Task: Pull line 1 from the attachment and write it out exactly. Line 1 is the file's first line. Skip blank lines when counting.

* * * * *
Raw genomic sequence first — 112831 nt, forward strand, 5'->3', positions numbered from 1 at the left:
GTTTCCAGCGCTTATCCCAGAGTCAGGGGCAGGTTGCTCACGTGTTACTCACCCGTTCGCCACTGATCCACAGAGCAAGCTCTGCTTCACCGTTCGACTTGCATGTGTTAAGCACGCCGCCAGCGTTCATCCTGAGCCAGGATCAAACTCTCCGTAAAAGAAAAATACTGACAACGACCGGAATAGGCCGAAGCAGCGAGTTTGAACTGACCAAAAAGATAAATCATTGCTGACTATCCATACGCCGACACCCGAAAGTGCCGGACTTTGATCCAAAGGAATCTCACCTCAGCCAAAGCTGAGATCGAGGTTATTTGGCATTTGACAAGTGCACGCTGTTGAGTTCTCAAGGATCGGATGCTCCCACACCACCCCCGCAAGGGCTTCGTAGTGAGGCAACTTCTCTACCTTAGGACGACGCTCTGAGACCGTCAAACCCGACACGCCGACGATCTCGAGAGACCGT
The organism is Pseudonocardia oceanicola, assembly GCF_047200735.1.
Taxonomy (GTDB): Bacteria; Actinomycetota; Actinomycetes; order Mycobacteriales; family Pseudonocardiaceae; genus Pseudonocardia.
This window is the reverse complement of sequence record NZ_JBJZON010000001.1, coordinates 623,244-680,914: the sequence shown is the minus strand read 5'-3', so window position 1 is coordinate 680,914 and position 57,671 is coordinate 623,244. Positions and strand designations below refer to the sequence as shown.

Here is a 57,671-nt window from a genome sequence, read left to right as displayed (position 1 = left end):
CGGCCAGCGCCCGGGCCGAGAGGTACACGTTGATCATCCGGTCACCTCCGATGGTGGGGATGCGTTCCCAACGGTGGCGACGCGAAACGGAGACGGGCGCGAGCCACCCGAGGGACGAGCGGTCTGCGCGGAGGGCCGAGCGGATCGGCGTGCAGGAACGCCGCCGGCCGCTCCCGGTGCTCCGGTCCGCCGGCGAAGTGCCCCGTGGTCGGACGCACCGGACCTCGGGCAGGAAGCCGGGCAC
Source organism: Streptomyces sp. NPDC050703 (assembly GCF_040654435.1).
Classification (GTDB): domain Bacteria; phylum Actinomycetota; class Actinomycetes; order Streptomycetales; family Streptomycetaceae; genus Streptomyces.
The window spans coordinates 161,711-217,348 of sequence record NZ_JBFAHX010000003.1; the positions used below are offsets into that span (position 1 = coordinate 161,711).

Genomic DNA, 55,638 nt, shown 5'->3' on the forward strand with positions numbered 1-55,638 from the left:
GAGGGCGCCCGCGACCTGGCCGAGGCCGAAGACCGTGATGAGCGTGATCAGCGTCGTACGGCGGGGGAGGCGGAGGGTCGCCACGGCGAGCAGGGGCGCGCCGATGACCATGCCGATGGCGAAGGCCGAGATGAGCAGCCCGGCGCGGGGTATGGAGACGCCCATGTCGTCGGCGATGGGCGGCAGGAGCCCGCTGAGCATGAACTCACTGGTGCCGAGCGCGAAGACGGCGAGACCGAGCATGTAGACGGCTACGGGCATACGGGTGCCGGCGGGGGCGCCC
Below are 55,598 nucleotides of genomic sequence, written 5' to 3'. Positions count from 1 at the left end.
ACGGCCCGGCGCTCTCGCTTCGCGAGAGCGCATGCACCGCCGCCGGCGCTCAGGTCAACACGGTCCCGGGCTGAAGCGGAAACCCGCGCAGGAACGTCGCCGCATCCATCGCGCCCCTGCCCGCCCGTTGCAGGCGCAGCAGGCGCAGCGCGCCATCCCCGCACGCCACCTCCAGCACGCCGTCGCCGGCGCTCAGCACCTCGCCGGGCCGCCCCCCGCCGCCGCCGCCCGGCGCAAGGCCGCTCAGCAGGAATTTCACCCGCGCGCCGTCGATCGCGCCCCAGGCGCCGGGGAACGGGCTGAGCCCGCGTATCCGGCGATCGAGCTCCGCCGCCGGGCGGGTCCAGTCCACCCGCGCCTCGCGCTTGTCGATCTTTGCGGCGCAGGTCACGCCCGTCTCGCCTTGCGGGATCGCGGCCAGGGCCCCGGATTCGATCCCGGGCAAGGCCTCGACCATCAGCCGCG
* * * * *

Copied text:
Raw genomic sequence first — 112831 nt, forward strand, 5'->3', positions numbered from 1 at the left: